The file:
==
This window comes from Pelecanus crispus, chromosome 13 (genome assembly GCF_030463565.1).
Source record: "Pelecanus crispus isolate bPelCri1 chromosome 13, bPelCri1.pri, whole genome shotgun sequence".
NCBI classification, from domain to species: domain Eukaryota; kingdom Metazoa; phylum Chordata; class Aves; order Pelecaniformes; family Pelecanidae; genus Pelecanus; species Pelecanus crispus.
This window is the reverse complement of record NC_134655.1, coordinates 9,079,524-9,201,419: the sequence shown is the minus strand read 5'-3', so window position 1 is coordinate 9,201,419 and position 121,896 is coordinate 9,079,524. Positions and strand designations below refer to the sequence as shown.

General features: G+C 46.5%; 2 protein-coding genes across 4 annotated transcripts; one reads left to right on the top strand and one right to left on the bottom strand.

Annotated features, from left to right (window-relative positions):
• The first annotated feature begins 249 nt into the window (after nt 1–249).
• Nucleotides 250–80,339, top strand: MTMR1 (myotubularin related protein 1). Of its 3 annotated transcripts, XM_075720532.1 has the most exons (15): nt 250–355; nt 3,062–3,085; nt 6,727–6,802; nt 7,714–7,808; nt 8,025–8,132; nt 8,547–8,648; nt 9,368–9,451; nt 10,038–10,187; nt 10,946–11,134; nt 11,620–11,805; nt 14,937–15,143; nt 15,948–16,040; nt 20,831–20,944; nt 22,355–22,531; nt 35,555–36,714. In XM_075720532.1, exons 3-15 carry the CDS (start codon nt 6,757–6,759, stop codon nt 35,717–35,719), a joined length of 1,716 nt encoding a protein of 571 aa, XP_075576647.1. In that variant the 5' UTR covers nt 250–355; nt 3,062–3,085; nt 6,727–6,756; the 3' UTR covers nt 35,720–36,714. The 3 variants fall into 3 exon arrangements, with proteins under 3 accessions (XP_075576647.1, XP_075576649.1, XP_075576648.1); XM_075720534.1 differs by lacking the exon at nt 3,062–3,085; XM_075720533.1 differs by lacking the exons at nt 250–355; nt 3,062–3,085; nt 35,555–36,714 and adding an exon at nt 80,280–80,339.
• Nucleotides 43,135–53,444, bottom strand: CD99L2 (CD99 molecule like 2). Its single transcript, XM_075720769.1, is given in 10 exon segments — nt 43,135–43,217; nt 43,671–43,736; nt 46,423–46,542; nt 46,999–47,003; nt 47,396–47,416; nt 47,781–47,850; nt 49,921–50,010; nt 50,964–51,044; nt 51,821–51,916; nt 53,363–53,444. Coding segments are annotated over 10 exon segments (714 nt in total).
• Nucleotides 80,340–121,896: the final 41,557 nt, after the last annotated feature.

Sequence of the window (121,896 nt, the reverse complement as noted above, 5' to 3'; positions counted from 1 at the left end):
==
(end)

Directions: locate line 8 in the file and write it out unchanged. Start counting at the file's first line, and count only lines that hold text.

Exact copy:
• Nucleotides 250–80,339, top strand: MTMR1 (myotubularin related protein 1). Of its 3 annotated transcripts, XM_075720532.1 has the most exons (15): nt 250–355; nt 3,062–3,085; nt 6,727–6,802; nt 7,714–7,808; nt 8,025–8,132; nt 8,547–8,648; nt 9,368–9,451; nt 10,038–10,187; nt 10,946–11,134; nt 11,620–11,805; nt 14,937–15,143; nt 15,948–16,040; nt 20,831–20,944; nt 22,355–22,531; nt 35,555–36,714. In XM_075720532.1, exons 3-15 carry the CDS (start codon nt 6,757–6,759, stop codon nt 35,717–35,719), a joined length of 1,716 nt encoding a protein of 571 aa, XP_075576647.1. In that variant the 5' UTR covers nt 250–355; nt 3,062–3,085; nt 6,727–6,756; the 3' UTR covers nt 35,720–36,714. The 3 variants fall into 3 exon arrangements, with proteins under 3 accessions (XP_075576647.1, XP_075576649.1, XP_075576648.1); XM_075720534.1 differs by lacking the exon at nt 3,062–3,085; XM_075720533.1 differs by lacking the exons at nt 250–355; nt 3,062–3,085; nt 35,555–36,714 and adding an exon at nt 80,280–80,339.